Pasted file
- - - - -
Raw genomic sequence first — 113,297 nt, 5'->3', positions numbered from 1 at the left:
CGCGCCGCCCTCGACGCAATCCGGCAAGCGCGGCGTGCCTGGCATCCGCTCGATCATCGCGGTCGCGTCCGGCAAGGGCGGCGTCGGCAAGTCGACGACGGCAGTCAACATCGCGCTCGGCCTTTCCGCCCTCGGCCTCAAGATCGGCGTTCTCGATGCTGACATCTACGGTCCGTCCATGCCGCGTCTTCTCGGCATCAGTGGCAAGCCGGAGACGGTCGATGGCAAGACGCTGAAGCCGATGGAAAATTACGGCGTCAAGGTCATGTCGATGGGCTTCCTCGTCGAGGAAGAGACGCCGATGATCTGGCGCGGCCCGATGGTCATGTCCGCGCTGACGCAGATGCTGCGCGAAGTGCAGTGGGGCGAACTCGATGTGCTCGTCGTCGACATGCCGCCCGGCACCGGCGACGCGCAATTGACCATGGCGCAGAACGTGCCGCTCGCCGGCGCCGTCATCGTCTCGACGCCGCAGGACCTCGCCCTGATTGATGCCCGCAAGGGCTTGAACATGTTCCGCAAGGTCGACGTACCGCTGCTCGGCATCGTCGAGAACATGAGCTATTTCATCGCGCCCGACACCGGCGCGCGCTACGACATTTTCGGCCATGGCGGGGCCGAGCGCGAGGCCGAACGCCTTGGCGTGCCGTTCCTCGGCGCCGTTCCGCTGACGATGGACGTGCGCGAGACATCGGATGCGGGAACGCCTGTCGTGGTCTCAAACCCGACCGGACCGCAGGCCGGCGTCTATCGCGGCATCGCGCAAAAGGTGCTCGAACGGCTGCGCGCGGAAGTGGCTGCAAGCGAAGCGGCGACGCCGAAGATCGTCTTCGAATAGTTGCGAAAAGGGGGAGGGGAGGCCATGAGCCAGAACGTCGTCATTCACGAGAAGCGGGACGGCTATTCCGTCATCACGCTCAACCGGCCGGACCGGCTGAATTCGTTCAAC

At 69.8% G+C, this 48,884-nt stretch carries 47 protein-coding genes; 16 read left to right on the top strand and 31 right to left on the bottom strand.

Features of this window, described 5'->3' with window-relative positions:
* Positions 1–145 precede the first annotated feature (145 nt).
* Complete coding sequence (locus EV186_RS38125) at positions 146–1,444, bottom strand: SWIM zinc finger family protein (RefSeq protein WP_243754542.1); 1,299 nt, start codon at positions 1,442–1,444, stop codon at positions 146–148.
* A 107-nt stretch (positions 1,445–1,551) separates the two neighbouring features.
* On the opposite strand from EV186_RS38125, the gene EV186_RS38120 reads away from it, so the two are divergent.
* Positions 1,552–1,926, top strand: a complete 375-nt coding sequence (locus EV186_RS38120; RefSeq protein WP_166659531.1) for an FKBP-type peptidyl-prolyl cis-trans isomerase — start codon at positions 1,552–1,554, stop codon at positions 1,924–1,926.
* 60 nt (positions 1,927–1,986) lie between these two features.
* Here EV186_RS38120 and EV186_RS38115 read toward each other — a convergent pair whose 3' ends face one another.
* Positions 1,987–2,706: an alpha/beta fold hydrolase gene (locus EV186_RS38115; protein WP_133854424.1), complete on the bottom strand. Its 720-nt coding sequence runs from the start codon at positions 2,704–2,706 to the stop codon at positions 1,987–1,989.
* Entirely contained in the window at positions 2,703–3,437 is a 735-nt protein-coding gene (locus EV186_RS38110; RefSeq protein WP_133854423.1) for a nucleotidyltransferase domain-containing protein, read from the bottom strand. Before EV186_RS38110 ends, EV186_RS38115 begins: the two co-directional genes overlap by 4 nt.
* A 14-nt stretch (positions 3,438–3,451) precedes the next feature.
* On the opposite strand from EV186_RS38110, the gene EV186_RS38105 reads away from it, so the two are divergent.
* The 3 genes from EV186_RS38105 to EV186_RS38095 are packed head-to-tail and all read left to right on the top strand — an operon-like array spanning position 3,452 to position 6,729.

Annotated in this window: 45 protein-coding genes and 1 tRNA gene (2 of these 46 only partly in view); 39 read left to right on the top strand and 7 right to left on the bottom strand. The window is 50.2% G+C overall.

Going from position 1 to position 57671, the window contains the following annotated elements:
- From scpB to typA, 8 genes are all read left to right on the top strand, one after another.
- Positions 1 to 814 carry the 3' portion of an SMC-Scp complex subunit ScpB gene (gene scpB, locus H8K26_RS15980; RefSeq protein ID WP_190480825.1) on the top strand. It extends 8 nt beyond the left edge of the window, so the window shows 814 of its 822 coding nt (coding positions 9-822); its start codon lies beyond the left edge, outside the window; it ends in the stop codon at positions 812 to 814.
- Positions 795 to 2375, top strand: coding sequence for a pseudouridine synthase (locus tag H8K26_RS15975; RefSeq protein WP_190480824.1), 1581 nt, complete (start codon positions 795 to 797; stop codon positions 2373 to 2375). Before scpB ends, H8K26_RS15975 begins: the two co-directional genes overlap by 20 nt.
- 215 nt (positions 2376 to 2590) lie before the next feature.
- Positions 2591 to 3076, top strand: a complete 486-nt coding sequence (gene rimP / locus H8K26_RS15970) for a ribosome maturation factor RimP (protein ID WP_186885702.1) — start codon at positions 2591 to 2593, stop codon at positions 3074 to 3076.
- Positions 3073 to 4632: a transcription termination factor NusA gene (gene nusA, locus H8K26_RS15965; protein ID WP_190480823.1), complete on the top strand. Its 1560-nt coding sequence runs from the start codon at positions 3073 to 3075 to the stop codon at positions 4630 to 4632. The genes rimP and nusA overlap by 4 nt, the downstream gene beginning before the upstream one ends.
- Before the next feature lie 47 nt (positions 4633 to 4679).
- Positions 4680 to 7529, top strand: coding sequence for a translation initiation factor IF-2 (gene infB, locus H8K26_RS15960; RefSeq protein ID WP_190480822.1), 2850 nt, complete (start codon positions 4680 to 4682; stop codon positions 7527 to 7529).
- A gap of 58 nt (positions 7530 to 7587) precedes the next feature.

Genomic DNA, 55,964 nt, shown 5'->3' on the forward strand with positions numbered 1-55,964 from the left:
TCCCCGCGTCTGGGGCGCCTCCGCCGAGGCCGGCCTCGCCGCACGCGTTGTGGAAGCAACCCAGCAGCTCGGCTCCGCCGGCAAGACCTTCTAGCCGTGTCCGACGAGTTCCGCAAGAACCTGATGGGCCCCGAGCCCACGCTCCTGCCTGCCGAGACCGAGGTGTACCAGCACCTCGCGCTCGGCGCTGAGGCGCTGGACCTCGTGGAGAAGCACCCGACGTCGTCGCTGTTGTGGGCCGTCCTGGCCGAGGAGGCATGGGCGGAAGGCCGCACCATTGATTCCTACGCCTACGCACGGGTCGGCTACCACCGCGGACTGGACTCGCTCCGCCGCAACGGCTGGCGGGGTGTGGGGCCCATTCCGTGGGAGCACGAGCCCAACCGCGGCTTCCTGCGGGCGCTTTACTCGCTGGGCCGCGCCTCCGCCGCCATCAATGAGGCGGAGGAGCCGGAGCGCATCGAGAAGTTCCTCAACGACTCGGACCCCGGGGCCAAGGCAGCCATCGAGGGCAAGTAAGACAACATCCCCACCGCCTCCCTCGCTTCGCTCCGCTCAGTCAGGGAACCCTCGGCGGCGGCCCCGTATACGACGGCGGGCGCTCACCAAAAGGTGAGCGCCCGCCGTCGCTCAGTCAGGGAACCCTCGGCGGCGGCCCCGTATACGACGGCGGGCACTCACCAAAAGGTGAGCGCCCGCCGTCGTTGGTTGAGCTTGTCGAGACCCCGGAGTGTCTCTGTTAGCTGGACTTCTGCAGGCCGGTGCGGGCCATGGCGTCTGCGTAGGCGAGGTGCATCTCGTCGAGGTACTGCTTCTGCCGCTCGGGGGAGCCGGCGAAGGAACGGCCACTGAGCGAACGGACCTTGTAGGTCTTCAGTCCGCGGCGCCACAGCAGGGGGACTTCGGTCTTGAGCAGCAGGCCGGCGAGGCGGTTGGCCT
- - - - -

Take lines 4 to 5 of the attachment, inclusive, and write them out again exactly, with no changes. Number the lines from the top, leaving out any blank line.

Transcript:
Features of this window, described 5'->3' with window-relative positions:
* Positions 1–145 precede the first annotated feature (145 nt).